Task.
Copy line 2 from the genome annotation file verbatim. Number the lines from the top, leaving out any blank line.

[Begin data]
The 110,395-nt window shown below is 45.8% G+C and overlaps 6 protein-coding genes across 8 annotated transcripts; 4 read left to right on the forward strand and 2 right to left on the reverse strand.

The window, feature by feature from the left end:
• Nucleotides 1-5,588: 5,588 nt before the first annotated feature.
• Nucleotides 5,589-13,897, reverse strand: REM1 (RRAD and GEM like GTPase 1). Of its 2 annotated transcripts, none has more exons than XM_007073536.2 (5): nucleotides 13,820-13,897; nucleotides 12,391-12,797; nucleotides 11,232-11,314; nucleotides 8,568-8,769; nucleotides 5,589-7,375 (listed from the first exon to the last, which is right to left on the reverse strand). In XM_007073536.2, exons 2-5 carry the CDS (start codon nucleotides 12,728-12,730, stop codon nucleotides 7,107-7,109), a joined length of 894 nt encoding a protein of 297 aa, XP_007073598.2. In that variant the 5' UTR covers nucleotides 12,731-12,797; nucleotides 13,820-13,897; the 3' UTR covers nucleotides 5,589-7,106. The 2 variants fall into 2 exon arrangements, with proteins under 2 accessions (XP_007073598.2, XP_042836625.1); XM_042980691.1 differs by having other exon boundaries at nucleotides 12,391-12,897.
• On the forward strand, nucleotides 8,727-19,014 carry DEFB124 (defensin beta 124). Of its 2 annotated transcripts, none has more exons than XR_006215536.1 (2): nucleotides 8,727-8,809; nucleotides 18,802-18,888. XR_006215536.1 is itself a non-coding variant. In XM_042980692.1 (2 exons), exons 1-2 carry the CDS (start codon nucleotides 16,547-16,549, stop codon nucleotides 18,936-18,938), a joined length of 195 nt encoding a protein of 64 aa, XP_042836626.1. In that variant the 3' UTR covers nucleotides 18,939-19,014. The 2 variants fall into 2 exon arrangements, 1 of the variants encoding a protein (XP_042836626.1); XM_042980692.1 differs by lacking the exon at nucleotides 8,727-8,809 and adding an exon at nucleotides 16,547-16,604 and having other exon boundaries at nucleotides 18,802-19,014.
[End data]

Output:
The window, feature by feature from the left end: